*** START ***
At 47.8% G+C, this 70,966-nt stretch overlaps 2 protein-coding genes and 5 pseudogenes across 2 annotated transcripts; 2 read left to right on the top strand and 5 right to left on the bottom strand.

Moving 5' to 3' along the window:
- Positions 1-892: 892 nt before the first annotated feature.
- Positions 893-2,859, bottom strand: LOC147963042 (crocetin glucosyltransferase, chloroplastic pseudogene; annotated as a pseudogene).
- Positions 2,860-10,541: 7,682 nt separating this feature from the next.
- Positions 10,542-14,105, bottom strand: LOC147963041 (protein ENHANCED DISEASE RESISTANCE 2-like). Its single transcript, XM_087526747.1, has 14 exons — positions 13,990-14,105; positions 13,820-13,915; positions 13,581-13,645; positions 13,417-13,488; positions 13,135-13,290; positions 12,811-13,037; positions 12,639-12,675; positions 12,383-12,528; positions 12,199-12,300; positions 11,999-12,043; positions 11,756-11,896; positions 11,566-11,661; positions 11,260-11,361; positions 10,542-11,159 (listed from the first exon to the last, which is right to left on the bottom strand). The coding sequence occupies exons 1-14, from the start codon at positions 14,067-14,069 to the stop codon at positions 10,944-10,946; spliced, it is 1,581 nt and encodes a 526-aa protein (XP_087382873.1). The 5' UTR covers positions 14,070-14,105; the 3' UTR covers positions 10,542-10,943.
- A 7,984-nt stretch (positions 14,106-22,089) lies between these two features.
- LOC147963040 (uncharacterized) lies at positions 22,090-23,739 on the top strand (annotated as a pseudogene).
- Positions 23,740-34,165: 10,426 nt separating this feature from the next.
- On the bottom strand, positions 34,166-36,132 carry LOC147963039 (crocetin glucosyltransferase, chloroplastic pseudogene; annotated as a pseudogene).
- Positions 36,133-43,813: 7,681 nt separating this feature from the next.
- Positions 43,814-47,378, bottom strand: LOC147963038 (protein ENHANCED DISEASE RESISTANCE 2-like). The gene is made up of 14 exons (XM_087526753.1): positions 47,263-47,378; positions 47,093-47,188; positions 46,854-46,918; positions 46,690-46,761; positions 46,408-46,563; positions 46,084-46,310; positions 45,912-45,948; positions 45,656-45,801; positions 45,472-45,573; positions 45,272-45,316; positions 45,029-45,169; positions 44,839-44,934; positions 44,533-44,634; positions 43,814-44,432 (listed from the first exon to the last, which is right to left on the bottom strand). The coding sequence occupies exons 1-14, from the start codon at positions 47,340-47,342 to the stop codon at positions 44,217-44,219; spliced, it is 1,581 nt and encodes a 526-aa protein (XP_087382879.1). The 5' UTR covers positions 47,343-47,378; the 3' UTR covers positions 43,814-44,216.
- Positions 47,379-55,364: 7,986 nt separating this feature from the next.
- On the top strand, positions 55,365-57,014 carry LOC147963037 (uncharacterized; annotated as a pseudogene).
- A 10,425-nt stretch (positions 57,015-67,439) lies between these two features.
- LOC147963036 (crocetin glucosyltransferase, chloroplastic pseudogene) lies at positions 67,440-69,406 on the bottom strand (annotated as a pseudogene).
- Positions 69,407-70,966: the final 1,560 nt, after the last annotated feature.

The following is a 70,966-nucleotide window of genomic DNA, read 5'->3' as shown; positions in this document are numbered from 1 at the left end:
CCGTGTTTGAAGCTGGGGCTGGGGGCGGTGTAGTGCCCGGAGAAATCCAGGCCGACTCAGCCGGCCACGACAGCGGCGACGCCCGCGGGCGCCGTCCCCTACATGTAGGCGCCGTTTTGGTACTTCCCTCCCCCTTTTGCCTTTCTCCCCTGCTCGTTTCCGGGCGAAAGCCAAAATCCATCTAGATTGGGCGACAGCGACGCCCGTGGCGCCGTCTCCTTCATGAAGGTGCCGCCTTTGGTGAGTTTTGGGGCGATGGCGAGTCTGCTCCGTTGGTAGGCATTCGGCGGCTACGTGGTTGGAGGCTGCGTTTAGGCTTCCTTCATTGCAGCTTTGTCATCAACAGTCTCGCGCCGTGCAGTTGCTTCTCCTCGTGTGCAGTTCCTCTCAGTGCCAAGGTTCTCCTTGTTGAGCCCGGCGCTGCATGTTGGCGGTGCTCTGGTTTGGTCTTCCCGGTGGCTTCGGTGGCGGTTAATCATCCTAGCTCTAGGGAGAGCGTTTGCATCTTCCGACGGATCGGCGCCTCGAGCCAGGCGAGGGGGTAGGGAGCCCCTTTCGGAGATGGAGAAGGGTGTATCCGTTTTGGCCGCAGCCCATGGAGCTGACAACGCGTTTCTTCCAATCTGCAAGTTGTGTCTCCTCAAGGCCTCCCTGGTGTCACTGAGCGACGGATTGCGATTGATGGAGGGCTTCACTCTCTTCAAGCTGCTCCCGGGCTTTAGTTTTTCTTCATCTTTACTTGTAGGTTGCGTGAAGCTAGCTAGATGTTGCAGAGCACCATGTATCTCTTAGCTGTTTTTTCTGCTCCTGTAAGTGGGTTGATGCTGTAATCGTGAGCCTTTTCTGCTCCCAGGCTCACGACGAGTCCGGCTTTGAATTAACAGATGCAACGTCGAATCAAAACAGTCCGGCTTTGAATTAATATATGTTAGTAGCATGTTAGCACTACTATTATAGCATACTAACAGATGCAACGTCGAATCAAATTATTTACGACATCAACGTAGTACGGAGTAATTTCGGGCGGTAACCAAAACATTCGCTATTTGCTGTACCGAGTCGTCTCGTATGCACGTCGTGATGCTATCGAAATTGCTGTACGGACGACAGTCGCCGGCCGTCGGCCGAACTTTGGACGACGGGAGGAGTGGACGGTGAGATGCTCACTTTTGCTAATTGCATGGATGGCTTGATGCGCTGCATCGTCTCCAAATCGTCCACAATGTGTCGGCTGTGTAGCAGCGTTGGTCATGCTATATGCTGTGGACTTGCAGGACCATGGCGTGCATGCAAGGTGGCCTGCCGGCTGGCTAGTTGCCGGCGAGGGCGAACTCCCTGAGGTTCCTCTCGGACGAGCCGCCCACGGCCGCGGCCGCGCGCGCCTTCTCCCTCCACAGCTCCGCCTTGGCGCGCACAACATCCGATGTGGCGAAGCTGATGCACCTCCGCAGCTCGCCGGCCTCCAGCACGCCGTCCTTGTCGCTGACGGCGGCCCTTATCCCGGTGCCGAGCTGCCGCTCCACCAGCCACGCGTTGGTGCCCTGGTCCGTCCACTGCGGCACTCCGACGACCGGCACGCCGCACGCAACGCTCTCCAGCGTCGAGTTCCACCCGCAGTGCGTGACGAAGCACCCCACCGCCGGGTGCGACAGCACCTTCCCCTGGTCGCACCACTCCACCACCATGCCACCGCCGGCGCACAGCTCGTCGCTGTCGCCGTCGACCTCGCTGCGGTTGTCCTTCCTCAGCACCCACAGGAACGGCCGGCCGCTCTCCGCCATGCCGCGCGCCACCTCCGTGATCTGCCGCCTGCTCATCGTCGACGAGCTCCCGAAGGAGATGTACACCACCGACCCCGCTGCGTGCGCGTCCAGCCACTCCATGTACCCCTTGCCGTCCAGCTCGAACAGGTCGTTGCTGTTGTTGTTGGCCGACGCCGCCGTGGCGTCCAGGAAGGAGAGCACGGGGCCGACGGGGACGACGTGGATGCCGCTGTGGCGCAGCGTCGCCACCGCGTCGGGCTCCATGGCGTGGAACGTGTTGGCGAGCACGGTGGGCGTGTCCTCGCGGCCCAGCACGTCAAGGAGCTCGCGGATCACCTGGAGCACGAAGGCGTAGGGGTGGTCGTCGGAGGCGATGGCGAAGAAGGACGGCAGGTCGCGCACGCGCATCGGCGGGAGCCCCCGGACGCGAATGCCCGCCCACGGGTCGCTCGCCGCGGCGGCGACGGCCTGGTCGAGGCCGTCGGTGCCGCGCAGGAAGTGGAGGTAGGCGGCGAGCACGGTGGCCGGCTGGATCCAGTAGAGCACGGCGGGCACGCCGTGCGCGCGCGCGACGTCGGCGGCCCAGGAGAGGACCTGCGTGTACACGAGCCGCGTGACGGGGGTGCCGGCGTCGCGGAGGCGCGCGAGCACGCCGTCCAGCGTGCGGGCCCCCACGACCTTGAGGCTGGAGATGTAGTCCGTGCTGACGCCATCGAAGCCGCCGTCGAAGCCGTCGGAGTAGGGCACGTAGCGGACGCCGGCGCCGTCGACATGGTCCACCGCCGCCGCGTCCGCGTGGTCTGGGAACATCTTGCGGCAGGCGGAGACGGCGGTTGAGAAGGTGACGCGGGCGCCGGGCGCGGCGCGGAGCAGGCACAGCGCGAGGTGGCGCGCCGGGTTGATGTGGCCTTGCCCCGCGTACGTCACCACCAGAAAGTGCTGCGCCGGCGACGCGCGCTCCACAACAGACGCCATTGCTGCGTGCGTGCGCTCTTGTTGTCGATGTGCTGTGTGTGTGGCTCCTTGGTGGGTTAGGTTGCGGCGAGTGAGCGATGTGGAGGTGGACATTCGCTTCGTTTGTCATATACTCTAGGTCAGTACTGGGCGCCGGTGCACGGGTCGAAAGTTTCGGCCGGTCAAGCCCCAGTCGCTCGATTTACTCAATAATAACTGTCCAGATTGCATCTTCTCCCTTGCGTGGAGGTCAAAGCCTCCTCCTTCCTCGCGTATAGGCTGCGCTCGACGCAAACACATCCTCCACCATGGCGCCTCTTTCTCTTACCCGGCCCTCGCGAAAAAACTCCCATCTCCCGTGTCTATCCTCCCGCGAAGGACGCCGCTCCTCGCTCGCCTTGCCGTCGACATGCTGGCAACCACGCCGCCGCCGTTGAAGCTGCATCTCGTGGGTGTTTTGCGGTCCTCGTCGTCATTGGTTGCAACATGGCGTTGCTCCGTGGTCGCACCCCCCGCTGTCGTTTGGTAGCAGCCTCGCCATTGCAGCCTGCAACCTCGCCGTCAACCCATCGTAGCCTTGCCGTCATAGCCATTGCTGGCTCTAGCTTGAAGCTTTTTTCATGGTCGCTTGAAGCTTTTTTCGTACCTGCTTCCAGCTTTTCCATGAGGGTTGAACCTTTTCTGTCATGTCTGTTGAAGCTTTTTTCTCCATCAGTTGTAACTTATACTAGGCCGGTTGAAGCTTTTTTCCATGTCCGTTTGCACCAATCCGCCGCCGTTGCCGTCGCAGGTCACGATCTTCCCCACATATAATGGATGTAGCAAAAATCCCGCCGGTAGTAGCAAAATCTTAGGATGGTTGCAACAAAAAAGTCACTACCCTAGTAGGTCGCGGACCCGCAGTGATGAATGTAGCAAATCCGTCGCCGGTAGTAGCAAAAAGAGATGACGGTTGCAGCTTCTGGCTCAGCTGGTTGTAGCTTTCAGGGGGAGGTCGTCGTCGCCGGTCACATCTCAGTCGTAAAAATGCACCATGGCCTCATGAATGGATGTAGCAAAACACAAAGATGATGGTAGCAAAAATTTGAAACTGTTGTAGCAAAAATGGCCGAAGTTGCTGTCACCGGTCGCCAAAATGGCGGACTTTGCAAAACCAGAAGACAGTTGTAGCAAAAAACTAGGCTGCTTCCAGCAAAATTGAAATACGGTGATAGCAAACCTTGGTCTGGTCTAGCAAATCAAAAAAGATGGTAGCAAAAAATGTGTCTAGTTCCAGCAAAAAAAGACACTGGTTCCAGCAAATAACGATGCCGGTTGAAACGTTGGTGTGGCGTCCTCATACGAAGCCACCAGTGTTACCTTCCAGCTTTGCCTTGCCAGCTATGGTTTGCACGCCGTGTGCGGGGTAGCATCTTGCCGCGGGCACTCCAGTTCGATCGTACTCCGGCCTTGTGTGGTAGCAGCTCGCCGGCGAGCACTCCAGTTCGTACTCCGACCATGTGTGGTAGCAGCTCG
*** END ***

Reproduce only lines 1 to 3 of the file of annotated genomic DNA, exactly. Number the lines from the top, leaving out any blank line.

At 47.8% G+C, this 70,966-nt stretch overlaps 2 protein-coding genes and 5 pseudogenes across 2 annotated transcripts; 2 read left to right on the top strand and 5 right to left on the bottom strand.

Moving 5' to 3' along the window:
- Positions 1-892: 892 nt before the first annotated feature.